“God so loved the world.” So says the text, but can we still believe it?
The Discoveries of Science
There are those who find God’s love for the world incompatible with scientific discovery. They say it is impossible to believe John 3:16 in view of the seeming insignificance of our world. In a former day, when this little planet on which we live was thought to be the biggest thing that God had made and the center of the universe, it was easier to believe the message, “God so loved the world.” But the discoveries of our astronomers have shaken up men’s ideas a good deal during the last few generations. Far from this earth being the center of the universe, it is now seen to be an almost infinitesimal speck amid a bewilderingly exhaustless profusion of suns and systems and galaxies.
What a single leaf is to the mighty forests of the Amazon, what a single blade of grass is to the American prairies and the Russian steppes, what a single drop of dew is to a thousand Pacifics, such is the big, little orb on which we live!
The Theological Question
In view of this, can it be said that God even notices this world, let alone values it so preeminently as to make it the object of the supreme expression of His love? Indeed, we can say that “God so loved the world” with even more fullness of meaning and glory. There is no such thing as “big” or “little” with a God who is infinite. God does not love this world for its physical size but for its moral value. All that the new scientific discoveries are really doing is giving us a bigger and more glorious picture of God, and a more profound conception of the wonder of that divine love which expressed itself through the historical facts on which Christianity is built.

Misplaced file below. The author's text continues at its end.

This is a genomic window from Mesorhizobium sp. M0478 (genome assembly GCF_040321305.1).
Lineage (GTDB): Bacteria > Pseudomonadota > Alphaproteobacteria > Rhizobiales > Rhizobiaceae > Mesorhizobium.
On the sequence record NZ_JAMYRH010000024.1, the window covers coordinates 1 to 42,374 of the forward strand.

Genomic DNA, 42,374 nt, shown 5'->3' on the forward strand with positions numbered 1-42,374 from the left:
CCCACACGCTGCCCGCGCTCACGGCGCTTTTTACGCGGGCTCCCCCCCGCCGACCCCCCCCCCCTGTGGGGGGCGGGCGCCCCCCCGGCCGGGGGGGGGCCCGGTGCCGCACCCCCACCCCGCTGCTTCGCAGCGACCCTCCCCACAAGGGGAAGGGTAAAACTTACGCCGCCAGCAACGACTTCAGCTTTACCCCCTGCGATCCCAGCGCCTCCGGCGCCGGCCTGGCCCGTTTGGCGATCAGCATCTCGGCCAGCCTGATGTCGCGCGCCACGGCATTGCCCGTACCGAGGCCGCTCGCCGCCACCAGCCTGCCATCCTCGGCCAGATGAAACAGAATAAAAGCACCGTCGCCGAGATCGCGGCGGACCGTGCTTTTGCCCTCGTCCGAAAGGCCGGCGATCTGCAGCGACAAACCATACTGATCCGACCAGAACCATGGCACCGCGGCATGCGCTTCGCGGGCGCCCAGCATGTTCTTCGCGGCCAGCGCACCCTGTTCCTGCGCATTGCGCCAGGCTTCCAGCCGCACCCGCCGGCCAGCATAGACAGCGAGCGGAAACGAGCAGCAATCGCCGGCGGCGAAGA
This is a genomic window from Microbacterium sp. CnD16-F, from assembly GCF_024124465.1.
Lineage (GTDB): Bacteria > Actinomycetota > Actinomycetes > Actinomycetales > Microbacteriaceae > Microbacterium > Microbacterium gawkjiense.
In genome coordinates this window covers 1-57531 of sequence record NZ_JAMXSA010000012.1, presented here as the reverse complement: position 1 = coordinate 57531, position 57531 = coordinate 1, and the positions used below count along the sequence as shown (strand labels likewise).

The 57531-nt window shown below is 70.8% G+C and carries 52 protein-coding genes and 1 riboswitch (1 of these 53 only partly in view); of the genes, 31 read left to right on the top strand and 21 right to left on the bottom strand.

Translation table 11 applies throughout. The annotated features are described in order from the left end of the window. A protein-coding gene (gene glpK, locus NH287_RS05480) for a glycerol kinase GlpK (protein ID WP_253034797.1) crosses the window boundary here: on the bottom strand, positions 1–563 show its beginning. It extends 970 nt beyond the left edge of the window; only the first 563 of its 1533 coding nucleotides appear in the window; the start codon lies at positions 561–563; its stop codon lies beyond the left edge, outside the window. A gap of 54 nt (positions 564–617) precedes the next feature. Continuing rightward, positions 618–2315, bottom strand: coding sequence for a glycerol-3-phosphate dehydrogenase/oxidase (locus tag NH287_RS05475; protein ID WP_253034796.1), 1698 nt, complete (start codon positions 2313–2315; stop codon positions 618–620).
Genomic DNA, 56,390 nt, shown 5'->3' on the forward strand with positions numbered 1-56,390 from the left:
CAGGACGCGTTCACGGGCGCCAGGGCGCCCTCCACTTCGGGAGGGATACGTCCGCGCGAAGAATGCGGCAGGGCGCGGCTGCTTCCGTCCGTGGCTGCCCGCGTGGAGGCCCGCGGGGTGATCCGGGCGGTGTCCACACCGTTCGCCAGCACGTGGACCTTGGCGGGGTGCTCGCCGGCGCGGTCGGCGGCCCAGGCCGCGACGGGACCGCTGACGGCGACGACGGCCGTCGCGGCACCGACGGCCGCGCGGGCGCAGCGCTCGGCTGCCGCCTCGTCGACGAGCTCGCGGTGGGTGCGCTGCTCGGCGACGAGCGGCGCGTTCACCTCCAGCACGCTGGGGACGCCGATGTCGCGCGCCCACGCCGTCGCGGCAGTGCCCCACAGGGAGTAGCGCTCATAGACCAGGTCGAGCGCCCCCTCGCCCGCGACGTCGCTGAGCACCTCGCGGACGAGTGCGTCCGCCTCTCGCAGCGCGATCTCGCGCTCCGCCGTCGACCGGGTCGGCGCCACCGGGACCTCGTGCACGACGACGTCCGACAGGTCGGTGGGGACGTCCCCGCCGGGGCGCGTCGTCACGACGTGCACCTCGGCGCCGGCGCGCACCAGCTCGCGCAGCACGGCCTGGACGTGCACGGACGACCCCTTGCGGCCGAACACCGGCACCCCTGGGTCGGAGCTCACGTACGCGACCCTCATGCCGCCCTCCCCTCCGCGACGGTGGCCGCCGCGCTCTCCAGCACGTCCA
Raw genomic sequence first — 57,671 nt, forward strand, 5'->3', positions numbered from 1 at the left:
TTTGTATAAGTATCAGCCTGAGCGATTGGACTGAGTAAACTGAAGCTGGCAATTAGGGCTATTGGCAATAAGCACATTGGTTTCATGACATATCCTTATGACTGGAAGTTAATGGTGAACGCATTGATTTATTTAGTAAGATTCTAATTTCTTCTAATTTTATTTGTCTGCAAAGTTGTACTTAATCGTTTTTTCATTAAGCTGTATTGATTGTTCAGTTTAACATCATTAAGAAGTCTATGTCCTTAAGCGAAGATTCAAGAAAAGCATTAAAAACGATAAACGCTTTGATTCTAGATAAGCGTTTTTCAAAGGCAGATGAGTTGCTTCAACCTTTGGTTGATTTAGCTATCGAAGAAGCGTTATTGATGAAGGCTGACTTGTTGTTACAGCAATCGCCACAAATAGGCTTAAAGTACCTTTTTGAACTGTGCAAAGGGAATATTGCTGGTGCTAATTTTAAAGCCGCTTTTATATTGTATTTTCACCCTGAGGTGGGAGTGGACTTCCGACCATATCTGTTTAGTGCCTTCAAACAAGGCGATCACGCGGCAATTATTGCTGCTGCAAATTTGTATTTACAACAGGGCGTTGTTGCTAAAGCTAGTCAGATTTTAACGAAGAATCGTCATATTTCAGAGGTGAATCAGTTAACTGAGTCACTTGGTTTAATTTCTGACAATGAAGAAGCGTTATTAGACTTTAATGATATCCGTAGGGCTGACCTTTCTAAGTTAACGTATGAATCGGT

The Vital Fact
The vital fact to grasp is this—God does not love this world for its physical size, but for its moral value. After all, what is a star compared with a soul? Well did the Lord Jesus know the value of one immortal human soul when He asked, “What shall it profit a man, if he shall gain the whole world, and lose his own soul?” (Mark 8:36). What does the biggest star mean to an omnipotent God when compared with a soul made in the very image of God Himself—a soul with the capacity for God, for holiness and fellowship and worship and service and love—and with equally real capabilities of sin and shame and agony of suffering?
Our ignorance about many things does not in the slightest degree affect those solid historical facts upon which Christianity is built. It is a fact that God is and that He has revealed Himself in the Person of the Lord Jesus Christ. It is a solid, glorious fact of history that Jesus came, that He lived, taught, wrought, suffered, died, rose, and ascended to the Father again. Yes, He rose and He lives today—the ever-living, ever-loving, everlasting Saviour of all who receive Him.
The dear old text still shines with the unquenched and unquenchable light of eternal truth—“For God so loved the world, that He gave His only begotten Son, that whosoever believeth in Him should not perish, but have everlasting life” (John 3:16).
—Condensed from For God So Loved, copyright © 1995 by J. Sidlow Baxter.